msg145508 - (view) Author: STINNER Victor (vstinner) * (Python committer) Date: 2011-10-14 11:37
This issue is a duplicate of the issue #1394612 which has been closed as invalid. Read the following message:

http://bugs.python.org/issue1394612#msg27200

I suppose that Python 3 is not affected by this issue because it doesn't use fread/fwrite anymore, but directly read/write (the low level, unbuffered, API).

It looks like Python cannot do anything for this issue, except documenting this surprising behaviour. Would you like to write a patch for the documentation?
msg145513 - (view) Author: Alexander Steppke (Alexander.Steppke) Date: 2011-10-14 12:37
Thank you for the update Victor. It seems to me that this is exactly the same issue.

At the moment the current documentation says (http://docs.python.org/library/stdtypes.html#bltin-file-objects):

"Note: This function is simply a wrapper for the underlying fread() C function, and will behave the same in corner cases, such as whether the EOF value is cached."

This is a hint to the current behavior but I would not expect from this that file.read() can return any kind of data, if used directly after file.write(). Maybe one could include a link or a snippet of the C standard which states that one shall not do this:

"When a file is opened with update mode ('+' as the second or third character in the above list of mode argument values), both input and output may be performed on the associated stream. However, output shall not be directly followed by input without an intervening call to the fflush function or to a file positioning function (fseek, fsetpos, or rewind), and input shall not be directly followed by output without an
intervening call to a file positioning function, unless the input operation encounters end-of-file." 
 
(from http://www.open-std.org/jtc1/sc22/wg14/www/docs/n1124.pdf, page 272)
msg145541 - (view) Author: STINNER Victor (vstinner) * (Python committer) Date: 2011-10-14 15:55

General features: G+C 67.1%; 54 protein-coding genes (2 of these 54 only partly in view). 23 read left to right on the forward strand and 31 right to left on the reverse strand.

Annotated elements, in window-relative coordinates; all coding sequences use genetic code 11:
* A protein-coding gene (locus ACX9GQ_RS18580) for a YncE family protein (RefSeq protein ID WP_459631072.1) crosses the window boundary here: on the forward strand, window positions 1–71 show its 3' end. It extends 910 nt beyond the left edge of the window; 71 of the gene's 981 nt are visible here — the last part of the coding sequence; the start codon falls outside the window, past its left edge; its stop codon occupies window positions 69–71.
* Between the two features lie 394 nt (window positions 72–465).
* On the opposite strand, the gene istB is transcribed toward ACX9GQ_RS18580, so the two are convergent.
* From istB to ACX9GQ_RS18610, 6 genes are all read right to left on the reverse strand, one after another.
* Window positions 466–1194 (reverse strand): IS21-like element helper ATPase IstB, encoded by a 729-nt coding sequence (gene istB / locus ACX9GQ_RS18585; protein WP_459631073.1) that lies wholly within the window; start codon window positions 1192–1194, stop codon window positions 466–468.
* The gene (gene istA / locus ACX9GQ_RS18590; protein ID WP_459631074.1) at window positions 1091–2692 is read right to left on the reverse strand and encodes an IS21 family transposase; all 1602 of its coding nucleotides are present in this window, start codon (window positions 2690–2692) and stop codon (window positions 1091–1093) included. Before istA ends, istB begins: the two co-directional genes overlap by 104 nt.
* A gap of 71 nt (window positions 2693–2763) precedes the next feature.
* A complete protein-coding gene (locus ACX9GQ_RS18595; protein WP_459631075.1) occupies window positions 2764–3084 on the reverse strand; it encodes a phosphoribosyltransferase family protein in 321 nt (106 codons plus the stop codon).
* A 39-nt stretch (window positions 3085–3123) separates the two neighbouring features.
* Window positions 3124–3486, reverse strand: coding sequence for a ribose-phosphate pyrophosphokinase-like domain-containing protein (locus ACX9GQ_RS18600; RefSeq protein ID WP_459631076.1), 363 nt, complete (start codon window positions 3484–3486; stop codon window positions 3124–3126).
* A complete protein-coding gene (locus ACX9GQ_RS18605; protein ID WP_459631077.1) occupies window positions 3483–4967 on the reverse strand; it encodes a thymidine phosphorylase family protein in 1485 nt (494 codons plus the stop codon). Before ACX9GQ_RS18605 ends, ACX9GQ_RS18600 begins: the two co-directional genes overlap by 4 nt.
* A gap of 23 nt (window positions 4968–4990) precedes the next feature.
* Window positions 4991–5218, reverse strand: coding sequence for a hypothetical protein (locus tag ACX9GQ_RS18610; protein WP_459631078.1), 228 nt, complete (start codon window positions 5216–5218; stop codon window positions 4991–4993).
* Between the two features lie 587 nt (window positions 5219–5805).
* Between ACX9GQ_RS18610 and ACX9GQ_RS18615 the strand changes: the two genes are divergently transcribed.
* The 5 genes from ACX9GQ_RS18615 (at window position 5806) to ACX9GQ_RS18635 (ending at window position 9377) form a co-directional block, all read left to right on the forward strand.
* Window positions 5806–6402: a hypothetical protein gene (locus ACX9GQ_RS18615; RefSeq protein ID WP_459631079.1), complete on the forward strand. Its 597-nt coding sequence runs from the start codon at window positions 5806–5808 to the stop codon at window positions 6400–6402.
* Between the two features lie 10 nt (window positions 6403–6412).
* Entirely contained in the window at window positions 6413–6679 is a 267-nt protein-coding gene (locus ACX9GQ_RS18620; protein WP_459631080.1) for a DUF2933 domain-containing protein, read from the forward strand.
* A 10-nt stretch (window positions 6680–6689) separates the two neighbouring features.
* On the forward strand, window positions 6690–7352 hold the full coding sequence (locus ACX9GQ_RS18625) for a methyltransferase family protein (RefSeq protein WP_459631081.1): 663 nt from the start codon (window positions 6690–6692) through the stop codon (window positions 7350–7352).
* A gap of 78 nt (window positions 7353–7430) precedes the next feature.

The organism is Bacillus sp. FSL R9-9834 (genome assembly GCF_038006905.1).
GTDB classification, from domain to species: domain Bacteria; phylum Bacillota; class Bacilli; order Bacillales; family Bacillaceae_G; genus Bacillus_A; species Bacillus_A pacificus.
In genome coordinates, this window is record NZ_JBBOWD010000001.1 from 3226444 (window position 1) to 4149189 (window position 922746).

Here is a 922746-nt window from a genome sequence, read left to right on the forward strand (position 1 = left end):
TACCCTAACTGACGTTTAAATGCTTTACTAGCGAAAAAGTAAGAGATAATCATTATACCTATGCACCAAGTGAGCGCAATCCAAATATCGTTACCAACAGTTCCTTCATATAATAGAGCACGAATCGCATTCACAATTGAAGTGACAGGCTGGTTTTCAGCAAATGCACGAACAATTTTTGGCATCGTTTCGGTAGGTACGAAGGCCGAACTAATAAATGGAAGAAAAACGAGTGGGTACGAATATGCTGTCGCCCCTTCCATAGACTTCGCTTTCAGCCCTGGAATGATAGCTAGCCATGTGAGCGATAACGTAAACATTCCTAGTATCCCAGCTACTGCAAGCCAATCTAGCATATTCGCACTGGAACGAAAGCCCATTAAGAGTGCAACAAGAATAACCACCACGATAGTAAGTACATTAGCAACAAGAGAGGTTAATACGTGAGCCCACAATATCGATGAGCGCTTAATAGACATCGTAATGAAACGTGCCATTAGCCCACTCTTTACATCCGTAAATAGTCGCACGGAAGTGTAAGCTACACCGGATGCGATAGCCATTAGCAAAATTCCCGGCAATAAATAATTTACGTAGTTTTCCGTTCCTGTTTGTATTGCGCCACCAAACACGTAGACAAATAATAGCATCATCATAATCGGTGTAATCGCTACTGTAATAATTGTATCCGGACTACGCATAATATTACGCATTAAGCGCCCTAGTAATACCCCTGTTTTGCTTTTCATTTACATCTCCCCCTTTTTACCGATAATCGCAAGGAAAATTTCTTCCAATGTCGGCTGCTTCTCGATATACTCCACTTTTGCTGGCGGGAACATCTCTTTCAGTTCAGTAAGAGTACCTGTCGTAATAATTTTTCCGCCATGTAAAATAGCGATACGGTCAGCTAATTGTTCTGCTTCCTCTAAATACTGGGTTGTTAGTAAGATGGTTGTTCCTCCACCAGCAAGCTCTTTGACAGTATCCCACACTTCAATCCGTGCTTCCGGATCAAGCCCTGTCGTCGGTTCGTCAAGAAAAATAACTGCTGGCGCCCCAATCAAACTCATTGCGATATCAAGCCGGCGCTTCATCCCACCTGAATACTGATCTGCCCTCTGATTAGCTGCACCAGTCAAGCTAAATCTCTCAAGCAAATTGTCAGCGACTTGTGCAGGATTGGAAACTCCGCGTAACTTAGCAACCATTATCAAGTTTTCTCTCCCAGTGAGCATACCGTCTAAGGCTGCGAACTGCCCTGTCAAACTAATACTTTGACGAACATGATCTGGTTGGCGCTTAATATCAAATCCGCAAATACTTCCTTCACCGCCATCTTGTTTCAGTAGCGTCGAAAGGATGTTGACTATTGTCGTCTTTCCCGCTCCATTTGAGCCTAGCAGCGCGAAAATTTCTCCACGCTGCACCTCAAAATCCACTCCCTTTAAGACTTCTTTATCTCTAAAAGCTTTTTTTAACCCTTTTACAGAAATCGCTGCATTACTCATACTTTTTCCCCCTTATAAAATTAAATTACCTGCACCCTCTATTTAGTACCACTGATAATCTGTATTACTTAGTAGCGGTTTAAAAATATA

Le 14/10/2011 14:37, Alexander Steppke a écrit :
> "When a file is opened with update mode ('+' as the second or third character in the above list of mode argument values),

You can just say " '+' in the file mode ".

> the fflush function or to a file positioning function (fseek, fsetpos, or rewind),

You should translate these names into Python method names:
  fflush -> file.flush()
  fseek/fsetpos -> file.seek()
  rewind -> (not exposed in Python)
msg145577 - (view) Author: Terry J. Reedy (terry.reedy) * (Python committer) Date: 2011-10-15 00:43
This issue has come up enough (tracker and python-list) that I think adding a mild adaptation of the C standard paragraph might be a good idea. Changing to a doc issue.
History
Date User Action Args
2011-10-15 00:43:19terry.reedysetnosy: + terry.reedy, docs@python
messages: + msg145577

assignee: docs@python
components: + Documentation, - Library (Lib), Windows, IO
2011-10-14 15:55:20vstinnersetmessages: + msg145541
2011-10-14 12:37:29Alexander.Steppkesetmessages: + msg145513
2011-10-14 11:37:12vstinnersetmessages: + msg145508
2011-10-14 09:30:09vstinnersetnosy: + vstinner
2011-10-14 09:20:44Alexander.Steppkesetmessages: + msg145502
2011-10-14 09:15:11Alexander.Steppkesetcomponents: + IO
title: Bug in tempfile module -> Bug in file.read(), can access unknown data.
2011-10-14 09:13:47Alexander.Steppkesetmessages: + msg145501
2011-10-13 19:11:22r.david.murraysetnosy: + r.david.murray
messages: + msg145480
2011-10-13 18:40:10Alexander.Steppkecreate